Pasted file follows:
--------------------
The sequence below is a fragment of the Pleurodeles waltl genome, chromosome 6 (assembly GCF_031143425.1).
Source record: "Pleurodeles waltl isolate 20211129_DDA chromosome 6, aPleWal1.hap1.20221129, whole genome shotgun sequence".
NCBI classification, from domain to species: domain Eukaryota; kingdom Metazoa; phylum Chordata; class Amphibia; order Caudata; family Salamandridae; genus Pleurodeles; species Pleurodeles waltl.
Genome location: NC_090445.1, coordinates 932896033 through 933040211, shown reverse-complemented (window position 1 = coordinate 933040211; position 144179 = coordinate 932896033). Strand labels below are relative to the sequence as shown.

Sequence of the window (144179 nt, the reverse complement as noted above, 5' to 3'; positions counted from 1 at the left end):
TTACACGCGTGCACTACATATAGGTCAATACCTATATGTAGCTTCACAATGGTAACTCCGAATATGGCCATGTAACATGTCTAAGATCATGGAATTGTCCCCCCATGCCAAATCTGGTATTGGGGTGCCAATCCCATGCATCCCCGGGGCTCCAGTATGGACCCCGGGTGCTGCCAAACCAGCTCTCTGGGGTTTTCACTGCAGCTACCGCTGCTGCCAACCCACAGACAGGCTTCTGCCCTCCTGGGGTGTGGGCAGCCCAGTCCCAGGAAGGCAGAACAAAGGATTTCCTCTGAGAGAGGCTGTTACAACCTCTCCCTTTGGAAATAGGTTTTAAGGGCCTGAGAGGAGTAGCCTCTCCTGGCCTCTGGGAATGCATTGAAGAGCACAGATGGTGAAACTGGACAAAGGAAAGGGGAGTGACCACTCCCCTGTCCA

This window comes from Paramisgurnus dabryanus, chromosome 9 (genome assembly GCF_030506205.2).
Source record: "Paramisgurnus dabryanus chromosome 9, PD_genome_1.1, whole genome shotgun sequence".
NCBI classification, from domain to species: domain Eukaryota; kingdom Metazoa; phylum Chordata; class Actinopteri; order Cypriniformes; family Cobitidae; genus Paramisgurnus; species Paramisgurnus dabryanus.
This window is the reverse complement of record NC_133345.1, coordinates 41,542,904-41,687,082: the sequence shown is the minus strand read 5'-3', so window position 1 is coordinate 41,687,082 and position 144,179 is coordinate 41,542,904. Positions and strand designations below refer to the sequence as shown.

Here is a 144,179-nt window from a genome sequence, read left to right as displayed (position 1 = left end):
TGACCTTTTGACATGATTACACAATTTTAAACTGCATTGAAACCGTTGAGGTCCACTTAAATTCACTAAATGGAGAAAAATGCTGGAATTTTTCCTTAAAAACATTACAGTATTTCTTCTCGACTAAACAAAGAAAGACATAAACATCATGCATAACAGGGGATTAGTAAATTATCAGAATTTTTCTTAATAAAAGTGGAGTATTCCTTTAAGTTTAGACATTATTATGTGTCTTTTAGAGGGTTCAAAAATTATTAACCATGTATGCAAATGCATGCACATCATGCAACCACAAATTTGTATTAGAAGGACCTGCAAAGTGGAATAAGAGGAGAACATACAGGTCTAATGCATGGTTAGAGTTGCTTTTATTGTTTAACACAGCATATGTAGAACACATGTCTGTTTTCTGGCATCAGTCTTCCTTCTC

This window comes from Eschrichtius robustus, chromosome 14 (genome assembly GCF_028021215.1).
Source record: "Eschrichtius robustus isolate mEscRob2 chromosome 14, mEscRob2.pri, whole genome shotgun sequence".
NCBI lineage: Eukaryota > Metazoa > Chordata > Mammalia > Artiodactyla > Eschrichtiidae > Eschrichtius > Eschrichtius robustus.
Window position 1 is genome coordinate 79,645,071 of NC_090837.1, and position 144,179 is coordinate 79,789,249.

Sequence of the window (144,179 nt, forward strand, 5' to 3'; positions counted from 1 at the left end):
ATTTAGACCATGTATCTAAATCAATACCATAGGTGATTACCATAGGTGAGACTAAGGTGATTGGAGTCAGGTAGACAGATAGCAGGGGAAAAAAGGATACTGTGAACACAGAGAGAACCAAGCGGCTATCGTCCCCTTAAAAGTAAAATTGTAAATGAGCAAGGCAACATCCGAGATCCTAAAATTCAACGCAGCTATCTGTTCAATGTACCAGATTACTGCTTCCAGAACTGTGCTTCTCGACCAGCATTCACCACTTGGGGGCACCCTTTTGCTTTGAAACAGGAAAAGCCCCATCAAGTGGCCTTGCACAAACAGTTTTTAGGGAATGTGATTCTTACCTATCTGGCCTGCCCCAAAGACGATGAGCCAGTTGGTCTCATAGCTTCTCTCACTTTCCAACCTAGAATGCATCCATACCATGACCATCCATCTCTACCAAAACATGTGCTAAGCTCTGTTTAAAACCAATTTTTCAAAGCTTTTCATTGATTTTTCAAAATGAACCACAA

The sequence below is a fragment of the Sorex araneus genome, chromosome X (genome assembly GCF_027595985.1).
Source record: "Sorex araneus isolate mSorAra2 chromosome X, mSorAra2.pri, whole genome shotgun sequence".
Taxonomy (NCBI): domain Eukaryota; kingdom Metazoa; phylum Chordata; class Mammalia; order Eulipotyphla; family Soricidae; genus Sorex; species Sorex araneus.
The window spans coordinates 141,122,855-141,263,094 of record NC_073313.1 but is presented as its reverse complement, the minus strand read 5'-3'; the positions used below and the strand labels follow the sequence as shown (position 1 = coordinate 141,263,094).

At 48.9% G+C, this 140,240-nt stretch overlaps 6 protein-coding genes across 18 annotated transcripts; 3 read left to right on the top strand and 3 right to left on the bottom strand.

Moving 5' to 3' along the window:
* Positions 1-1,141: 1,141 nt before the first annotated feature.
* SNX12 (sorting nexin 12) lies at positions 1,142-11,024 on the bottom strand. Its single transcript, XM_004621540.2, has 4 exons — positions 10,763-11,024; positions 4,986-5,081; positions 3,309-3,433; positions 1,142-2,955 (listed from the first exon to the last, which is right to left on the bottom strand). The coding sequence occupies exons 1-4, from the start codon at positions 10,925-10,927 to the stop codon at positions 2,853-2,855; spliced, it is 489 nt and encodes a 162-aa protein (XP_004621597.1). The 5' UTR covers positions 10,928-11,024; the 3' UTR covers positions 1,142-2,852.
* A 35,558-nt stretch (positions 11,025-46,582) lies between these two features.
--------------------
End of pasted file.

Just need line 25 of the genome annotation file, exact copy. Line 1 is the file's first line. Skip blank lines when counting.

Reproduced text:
* Positions 1-1,141: 1,141 nt before the first annotated feature.